- Ageing the bird – the bird is in active moult, growing outer primaries while the outermost primary being paler and pointed, thus unreplaced yet, indicating a 3rd calendar bird (hatched in 2014). Actually correct ageing was enough to eliminate other species of the same age: Steppe Eagle still shows a broad white line on the greater coverts at this age; and Lesser Spotted still shows some whitish undertail coverts.
- Structure: Large headed with somewhat shortish wings compared with the long wings of Steppe or the more well-proportioned Lesser Spotted. When perched, tail looks rather short as well and the whole ‘weight’ of the bird is moved forward. The Bill is large compared to Lesser Spotted but the gape-line is only medium-long reaching the centre of the Eye, not as long as in Steppe.
In flight the wings are typically pressed forward and although it was not clear if that feature was a result of a photo that caught it during active wingbeats, the effect could be noted.
- Partially black greater coverts – contrary to Lesser Spotted and Steppe, the black GC are more solid and prominent. Actually the prominent black GC are similar to that of fulvescens Greater Spotted Eagle which in general, at least the intermediate morph can look quite similar!
- Barring on flight feathers – every Aquila Eagle has a unique barring pattern which enables diagnostic identification (see in Dick Forsman’s new raptor ID book). In Lesser Spotted, the dark barring extends along all the feathers to the trailing edge. In sub-adult Steppe (from 4th year plumage) the barring is well developed and first adult feathers show a broad black trailing edge. On Olga’s photos it is clear that the barring doesn’t reach the trailing edge, thus covers only inner part of the feather (as in juvenile and immature Great Spotted), but also that the bars are faint, unlike all other species.
- Almost entirely plain tail feathers – unlike in any of the similar species. This is a very important feature.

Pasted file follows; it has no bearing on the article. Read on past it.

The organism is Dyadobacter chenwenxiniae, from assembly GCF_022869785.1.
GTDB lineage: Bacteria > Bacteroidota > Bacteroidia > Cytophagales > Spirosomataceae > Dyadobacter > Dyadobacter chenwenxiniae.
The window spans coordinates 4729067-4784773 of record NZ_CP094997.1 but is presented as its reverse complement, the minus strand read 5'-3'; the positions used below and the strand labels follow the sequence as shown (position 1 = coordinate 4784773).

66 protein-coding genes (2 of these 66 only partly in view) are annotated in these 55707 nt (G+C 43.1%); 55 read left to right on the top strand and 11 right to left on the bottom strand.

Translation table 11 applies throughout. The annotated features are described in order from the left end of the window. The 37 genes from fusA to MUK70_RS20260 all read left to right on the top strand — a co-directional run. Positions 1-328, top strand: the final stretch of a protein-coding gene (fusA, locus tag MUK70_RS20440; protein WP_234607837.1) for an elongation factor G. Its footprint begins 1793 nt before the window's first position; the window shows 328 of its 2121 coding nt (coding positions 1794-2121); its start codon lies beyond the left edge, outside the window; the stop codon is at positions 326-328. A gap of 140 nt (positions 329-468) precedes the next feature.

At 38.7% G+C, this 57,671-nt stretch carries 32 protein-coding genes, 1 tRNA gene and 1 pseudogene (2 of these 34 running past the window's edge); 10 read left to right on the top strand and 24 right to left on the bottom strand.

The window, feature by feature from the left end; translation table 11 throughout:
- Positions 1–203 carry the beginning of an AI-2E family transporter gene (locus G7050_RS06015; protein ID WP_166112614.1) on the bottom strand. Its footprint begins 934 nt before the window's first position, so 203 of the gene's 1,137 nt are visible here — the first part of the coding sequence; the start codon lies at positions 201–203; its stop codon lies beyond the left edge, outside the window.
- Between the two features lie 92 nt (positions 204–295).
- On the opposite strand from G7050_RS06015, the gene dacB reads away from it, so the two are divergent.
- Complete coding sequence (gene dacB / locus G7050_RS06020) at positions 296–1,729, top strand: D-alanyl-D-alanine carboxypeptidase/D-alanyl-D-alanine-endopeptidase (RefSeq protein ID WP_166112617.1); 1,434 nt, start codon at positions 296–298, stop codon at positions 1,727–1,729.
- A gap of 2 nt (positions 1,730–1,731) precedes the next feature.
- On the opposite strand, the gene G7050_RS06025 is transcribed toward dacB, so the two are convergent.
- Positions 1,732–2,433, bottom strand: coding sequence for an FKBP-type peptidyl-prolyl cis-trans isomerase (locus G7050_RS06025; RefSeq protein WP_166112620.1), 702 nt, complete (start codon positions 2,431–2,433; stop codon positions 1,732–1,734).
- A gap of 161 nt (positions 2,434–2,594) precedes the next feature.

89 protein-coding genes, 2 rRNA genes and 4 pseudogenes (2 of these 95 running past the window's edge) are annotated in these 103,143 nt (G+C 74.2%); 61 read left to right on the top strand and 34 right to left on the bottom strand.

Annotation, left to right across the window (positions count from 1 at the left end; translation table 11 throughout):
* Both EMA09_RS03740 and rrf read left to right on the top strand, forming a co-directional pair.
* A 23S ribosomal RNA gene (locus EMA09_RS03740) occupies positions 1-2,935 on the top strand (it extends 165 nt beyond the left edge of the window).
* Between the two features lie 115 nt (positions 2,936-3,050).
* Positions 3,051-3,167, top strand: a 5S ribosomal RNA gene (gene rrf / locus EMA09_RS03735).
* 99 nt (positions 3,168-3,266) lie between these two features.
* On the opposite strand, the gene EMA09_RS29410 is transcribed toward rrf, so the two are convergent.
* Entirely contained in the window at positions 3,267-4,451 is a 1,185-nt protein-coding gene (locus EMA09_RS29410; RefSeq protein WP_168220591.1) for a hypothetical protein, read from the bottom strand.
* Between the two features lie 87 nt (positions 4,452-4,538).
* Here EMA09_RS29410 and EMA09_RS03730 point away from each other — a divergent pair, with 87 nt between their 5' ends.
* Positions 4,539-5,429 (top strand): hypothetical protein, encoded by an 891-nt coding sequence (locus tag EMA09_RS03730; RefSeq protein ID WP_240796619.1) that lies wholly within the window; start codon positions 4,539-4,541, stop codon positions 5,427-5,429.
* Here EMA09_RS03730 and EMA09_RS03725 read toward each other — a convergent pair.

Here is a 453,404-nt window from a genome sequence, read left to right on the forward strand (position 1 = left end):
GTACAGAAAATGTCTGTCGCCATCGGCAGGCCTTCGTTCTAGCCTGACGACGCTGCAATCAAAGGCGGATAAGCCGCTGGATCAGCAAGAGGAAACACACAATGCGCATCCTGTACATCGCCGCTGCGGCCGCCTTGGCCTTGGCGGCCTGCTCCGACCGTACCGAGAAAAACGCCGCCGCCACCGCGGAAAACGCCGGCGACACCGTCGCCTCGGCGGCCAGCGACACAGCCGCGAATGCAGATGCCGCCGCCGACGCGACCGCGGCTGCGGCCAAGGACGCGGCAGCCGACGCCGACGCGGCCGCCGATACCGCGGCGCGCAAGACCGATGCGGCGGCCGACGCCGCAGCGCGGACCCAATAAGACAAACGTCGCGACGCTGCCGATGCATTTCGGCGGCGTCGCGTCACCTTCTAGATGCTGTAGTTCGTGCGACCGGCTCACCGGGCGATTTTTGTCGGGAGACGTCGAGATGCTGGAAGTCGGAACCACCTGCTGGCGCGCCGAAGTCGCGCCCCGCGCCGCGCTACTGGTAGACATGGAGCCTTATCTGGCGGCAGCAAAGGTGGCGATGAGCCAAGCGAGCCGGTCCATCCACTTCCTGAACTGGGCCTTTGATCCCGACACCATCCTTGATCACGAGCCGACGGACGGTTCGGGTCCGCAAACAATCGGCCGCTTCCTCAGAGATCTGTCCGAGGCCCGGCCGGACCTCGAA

- Paler ‘wedges’ on inner primaries – that was actually a good example of how a good feature was hard to detect in a too-close photo. Later on, when flight photos from greater distance became available, this feature was easily noted: somewhat resembling juvenile / immature Eastern Imperial Eagle though fainter, Tawny Eagle has paler inner primaries that create pale ‘wedges’. On the first set of photos this pattern was difficult to see.
- General plumage tones – the plain ground colour of the belly, trousers (lacking any spots typical in both Spotted Eagle species) and undertail coverts are unique for Tawny Eagle. Personally when seeing the first set of photos I hesitated on this feature the most, since it was hard to tell if it was the real colour or a result of light-effect of low evening sun. However, the entirely tawny and plain undertail coverts convinced me that the tones seen in the photos were close to reality.
Many of these features were confirmed later by Dick Forsman, who also added the elongated shape of the nostril as in Steppe and unlike ‘spotted’ eagles that have a round nostril.
Itai Shanni also pointed out the contrast from above between the paler median coverts to the much darker greater coverts.
This individual is still present in the same area, and became very popular during the first two weeks of its stay among Israel birders and photographers.
Many thanks to the photographers Olga, Ezra, Eldad, Avi and Meir who contributed their superb photos to this article.